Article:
Using data covering 2,520 RRMS patients in these three trials, the researchers trained their artificial intelligence (AI) tool.
This basically involved feeding the computer data with a set of mathematical rules to identify predictors of treatment response. The computer specifically looked for factors present at baseline (a study’s start) that were predictive of the rate of change in the Expanded Disability Status Scale (EDSS), a common measure of disability in MS.
“Importantly, the RRMS dataset is only used for pre-training and does not take part in the final model evaluation, since this study is focused on the challenge of improving the efficiency of clinical trials for progressive MS,” the researchers noted.
After the initial training, the model was fine-tuned using data from two clinical trials, ORATORIO (NCT01194570) and OLYMPUS (NCT00087529), which respectively tested Ocrevus and rituximab against placebo in people with PPMS. Rituximab is another anti-CD20 therapy that’s often used off-label in MS.
In total, findings for 70% of the participants in ORATORIO and OLYMPUS — 695 PPMS patients — were used to fine-tune the model. Data on the remaining 297 PPMS patients were then used to test the tool.
Statistical analyses generally showed the tool was able to accurately identify treatment responders. As an example, in the 30% of patients predicted to be most responsive to anti-CD20 therapy, treatment reduced the risk of disability worsening significantly by 63.9% — whereas in the 70% of least-responsive patients, no statistically significant effect on disability progression was seen.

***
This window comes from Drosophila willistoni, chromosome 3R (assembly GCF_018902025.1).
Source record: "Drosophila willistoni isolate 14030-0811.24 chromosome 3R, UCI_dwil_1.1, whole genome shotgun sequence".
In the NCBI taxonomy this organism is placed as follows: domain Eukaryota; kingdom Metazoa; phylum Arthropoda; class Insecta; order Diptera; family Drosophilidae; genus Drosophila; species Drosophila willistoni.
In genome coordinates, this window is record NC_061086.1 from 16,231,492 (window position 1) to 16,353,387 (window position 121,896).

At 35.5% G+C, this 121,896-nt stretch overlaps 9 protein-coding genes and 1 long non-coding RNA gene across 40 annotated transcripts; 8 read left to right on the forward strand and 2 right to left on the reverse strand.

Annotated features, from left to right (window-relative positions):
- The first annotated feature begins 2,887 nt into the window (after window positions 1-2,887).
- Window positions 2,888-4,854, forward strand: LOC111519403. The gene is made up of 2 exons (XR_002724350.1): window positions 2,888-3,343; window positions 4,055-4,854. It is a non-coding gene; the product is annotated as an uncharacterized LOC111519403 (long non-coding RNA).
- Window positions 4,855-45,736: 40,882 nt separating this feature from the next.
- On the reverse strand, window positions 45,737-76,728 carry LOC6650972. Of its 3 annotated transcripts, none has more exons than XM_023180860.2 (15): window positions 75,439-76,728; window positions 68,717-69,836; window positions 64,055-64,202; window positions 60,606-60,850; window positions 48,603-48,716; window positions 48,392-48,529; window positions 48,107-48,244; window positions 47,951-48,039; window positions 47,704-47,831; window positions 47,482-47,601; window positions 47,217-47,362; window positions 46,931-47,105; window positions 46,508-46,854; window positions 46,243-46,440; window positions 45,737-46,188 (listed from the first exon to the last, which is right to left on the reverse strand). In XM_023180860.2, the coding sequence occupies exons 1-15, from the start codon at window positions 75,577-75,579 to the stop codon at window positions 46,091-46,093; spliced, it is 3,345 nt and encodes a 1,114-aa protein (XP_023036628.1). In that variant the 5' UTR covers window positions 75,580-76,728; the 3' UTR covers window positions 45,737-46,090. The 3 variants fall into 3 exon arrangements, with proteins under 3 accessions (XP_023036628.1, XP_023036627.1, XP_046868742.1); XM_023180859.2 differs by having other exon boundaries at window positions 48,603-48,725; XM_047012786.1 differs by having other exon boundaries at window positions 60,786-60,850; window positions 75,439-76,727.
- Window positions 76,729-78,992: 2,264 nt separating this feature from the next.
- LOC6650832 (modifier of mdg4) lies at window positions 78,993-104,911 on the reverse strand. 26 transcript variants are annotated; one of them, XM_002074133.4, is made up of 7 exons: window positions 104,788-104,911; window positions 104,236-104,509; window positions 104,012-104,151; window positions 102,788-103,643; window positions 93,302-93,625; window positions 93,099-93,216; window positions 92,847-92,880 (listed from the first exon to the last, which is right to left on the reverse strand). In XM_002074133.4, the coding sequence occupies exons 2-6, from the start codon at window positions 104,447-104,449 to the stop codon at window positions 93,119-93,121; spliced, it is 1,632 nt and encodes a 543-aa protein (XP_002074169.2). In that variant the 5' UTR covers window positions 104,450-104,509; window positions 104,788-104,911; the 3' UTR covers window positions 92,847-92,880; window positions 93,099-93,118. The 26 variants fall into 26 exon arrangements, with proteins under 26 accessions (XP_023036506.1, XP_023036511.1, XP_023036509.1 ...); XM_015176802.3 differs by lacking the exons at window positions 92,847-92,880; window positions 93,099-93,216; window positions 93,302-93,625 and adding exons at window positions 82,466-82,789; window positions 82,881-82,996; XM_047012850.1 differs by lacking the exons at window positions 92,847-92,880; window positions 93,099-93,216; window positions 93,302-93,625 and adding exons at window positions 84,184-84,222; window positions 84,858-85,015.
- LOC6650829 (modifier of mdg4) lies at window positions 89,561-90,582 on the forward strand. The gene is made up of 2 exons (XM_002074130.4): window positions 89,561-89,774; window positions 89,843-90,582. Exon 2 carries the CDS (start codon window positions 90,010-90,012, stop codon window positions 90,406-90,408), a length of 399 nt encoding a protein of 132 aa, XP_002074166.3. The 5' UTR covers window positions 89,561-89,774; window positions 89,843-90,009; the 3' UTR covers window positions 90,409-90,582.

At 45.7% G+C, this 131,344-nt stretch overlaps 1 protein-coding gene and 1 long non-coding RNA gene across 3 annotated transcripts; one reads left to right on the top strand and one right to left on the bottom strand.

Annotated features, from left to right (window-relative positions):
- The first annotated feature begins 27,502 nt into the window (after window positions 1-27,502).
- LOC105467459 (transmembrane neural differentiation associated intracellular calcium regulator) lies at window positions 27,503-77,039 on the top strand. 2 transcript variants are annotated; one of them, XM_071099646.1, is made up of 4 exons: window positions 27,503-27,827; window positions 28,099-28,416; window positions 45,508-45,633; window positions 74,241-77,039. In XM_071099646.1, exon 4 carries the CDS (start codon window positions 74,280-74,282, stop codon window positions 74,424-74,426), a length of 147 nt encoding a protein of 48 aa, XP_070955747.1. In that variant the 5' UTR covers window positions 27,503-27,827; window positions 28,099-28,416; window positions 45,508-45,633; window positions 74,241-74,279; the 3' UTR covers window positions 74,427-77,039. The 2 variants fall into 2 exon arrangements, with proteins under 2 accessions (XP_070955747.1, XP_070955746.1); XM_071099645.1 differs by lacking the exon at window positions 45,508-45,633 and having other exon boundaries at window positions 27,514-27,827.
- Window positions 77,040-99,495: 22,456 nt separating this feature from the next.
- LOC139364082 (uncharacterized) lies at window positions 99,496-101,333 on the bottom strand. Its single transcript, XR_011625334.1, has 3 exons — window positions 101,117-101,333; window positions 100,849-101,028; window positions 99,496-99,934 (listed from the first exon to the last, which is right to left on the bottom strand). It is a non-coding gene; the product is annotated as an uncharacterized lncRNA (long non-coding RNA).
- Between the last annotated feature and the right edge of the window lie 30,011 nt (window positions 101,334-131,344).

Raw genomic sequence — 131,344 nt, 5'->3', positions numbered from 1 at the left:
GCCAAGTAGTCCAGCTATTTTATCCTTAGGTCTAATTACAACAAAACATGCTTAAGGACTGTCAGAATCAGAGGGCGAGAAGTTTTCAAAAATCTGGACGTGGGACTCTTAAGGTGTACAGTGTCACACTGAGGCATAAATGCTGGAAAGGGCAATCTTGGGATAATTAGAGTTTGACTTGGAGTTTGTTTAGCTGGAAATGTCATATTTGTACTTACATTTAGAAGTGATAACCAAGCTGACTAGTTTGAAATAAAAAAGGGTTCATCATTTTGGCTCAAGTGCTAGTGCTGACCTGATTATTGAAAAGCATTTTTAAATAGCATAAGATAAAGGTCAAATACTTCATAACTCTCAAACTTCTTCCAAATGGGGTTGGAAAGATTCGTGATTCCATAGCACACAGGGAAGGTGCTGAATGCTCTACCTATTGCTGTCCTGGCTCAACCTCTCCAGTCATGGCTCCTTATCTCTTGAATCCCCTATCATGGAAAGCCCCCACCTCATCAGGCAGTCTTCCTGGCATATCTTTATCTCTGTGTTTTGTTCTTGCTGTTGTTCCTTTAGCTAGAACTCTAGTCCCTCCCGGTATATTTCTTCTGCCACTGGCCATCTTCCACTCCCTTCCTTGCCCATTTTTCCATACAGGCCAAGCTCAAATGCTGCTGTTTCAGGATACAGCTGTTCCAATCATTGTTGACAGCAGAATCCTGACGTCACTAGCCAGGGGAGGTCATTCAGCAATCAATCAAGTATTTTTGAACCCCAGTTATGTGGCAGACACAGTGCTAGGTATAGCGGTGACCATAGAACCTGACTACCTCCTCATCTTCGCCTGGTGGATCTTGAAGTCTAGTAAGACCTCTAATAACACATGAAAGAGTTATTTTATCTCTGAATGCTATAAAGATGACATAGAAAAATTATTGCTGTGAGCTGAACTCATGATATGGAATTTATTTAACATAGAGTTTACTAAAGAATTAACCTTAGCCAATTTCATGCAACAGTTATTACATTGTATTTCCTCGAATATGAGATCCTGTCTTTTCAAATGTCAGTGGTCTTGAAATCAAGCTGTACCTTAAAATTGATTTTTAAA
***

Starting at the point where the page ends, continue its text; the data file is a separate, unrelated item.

Tool shows potential in progressive MS trials of differing therapies
In models of a hypothetical two-year Phase 2 study for an experimental anti-CD20 therapy, the researchers calculated that using this tool to enroll only the 50% of most-responsive patients could reduce the number of patients needed in the trial by sixfold.
“This approach can consistently identify and rank treatment effect among patients exposed to anti-CD20 [therapies], and could reduce by several fold the sample size required to detect an effect in a short one or two-year long trial,” the scientists wrote.
Another test of the tool using data from 318 patients in the PPMS clinical trial ARPEGGIO (NCT02284568), which compared laquinimod against a placebo, yielded generally similar results.
“We demonstrate that a model trained to predict response to anti-CD20-[antibodies] can also generalize to laquinimod, a medication with a very different mechanism of action,” the investigators wrote.
Closer analysis of the researchers’ tool indicated that it was better at predicting the response in women than men, and was generally more accurate for people with less disability and longer disease duration. The scientists noted a need for further research to explore these differences.